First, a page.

reverse annuity mortgage


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Reverse Mortgage

A loan borrowed against the value of one's home. In this situation, the lender gives the borrower the amount of the loan and the borrower makes no payments and retains title to his/her home. When the borrower moves from the house or dies, the lender takes possession of the home, which it then sells to repay the loan. Any extra profit is remitted to the borrower or his/her estate. A lifetime reverse mortgage allows a homeowner to access his/her home's equity without the inconvenience of moving. It is a financial instrument designed to help homeowners who are cash poor, and is limited to senior citizens. In the United States, one must be 62 years old in order to be eligible for a lifetime reverse mortgage, while the U.K. requires potential borrowers to be at least 55. It is also known as a lifetime reverse mortgage.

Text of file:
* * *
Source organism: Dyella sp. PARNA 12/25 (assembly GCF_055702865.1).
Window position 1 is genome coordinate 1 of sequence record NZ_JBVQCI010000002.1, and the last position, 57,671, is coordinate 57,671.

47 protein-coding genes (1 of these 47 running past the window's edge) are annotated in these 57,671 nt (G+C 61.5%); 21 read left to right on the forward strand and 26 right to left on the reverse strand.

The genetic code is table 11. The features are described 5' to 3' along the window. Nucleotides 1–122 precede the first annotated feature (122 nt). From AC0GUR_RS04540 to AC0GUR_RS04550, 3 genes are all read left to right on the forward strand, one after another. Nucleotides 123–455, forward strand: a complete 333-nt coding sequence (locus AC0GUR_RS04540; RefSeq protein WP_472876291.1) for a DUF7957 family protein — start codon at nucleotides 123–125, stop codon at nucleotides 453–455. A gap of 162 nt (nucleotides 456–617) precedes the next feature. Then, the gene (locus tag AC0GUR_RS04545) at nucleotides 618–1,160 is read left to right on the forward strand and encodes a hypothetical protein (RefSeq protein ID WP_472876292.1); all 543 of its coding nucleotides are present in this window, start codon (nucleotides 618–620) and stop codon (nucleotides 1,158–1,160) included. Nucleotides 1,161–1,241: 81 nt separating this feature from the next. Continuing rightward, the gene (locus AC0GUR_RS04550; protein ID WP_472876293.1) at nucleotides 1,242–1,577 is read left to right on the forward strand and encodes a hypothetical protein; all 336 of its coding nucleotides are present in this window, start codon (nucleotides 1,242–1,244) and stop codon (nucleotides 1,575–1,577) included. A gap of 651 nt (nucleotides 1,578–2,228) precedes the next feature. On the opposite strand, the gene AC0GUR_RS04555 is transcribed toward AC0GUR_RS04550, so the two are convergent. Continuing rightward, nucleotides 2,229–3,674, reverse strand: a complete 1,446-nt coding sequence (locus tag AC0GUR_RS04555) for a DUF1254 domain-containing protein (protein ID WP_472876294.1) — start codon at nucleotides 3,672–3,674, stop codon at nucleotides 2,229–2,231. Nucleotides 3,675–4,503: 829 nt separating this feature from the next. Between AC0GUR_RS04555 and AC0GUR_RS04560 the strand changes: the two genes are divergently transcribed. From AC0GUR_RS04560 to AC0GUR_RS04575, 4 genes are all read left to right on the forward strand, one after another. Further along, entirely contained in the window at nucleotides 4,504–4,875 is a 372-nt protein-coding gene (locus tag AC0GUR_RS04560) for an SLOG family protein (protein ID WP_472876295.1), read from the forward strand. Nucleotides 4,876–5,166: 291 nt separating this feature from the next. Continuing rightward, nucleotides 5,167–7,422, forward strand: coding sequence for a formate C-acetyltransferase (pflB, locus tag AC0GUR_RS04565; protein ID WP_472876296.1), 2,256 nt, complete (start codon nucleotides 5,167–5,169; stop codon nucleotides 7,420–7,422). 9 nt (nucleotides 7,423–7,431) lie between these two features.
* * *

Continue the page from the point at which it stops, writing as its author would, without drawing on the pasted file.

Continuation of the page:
reverse annuity mortgage

A mortgage in which a homeowner's equity is gradually depleted by a series of payments from the mortgage holder to the homeowner. Thus, a reverse annuity mortgage increases in size as the annuity payments continue. A reverse annuity mortgage is used primarily by elderly homeowners who wish to convert the equity in their homes into a stream of retirement income payments.

reverse annuity mortgage

See reverse mortgage.